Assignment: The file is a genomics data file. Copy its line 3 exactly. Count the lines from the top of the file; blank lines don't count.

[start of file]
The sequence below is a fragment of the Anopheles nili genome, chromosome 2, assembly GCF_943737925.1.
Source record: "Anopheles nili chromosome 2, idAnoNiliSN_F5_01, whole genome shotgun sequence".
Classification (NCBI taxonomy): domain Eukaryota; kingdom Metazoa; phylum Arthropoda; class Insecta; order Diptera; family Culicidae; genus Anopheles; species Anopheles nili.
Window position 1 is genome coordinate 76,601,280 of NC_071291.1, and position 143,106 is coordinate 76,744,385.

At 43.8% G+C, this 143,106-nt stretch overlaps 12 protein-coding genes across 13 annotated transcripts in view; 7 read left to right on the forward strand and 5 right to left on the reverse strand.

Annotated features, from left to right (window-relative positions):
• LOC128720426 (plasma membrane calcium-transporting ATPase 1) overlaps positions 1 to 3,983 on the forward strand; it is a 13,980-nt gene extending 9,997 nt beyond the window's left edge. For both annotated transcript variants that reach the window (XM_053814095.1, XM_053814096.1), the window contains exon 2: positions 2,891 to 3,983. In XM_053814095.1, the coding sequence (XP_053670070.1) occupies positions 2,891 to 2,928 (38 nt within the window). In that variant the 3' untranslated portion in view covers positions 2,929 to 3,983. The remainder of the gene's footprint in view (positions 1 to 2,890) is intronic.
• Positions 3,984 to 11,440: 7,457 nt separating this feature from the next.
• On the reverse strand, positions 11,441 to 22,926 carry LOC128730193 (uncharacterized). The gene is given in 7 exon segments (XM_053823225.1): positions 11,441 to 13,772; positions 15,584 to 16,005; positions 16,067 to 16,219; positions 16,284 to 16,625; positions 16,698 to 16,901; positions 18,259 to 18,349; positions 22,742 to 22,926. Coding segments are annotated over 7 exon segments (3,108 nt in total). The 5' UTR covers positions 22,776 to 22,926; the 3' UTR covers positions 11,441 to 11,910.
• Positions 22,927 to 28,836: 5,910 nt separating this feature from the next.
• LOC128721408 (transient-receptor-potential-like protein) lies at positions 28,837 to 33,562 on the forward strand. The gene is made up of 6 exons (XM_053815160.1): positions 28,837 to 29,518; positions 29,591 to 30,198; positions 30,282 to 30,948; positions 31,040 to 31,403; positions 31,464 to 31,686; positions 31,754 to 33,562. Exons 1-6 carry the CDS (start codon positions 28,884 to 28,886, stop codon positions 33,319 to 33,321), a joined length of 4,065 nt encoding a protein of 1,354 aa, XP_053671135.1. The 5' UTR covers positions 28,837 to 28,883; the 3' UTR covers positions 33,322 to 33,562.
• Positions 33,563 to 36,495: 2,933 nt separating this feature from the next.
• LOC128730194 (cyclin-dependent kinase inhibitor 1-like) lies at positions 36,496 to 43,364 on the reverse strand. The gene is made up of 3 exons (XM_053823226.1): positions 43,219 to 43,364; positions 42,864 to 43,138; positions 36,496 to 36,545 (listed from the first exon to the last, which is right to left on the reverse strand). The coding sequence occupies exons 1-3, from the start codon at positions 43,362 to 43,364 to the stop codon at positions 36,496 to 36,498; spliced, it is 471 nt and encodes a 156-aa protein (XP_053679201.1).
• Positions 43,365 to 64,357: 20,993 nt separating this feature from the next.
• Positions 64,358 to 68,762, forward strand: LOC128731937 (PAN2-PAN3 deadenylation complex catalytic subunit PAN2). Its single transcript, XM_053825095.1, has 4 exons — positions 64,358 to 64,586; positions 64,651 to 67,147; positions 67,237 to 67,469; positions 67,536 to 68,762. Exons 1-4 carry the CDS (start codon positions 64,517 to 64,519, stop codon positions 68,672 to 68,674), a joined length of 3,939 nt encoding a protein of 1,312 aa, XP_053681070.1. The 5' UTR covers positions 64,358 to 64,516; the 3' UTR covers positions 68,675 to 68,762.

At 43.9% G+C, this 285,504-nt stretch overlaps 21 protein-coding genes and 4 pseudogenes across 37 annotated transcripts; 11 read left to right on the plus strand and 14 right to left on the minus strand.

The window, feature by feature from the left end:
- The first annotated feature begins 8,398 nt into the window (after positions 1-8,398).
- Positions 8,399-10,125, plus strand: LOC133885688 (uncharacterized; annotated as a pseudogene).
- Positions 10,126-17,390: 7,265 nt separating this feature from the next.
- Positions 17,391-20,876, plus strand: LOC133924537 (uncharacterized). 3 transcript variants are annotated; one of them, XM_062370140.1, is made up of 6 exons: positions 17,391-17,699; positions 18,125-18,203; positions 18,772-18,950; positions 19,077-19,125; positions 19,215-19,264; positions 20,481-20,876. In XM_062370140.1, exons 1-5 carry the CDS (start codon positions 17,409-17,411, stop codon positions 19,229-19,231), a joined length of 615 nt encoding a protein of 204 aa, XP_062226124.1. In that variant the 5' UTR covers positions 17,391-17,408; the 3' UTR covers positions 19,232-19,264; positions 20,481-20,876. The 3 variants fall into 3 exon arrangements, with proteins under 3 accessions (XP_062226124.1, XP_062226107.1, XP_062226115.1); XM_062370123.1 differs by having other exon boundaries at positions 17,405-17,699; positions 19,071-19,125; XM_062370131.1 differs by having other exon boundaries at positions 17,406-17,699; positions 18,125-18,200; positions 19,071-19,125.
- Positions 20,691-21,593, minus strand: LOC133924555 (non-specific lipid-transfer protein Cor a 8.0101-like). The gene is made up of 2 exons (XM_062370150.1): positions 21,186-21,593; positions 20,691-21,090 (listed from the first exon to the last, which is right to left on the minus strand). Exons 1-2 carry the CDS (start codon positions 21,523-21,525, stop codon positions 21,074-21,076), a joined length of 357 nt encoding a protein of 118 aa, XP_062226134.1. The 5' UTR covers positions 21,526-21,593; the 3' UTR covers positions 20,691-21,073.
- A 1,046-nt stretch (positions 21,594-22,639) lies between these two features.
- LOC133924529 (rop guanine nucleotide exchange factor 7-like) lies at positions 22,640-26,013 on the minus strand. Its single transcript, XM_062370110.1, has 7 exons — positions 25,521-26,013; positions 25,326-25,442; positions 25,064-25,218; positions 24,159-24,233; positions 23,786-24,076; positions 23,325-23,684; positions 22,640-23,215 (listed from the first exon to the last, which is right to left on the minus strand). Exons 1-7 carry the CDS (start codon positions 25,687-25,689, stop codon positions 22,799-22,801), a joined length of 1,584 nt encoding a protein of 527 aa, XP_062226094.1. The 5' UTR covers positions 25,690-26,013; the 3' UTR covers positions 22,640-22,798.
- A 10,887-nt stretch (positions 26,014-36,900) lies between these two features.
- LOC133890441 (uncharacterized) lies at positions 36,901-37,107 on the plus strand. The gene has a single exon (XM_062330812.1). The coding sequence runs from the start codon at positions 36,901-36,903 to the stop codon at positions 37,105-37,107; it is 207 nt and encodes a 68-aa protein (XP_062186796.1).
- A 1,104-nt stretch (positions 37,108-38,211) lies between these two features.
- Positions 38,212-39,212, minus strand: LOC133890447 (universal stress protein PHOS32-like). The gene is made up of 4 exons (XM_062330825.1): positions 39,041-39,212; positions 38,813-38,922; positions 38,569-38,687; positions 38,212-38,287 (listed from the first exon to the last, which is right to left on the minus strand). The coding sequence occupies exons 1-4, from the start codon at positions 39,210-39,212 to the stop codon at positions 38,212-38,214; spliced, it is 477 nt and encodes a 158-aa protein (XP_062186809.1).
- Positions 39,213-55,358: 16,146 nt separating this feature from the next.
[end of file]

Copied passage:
Classification (NCBI taxonomy): domain Eukaryota; kingdom Metazoa; phylum Arthropoda; class Insecta; order Diptera; family Culicidae; genus Anopheles; species Anopheles nili.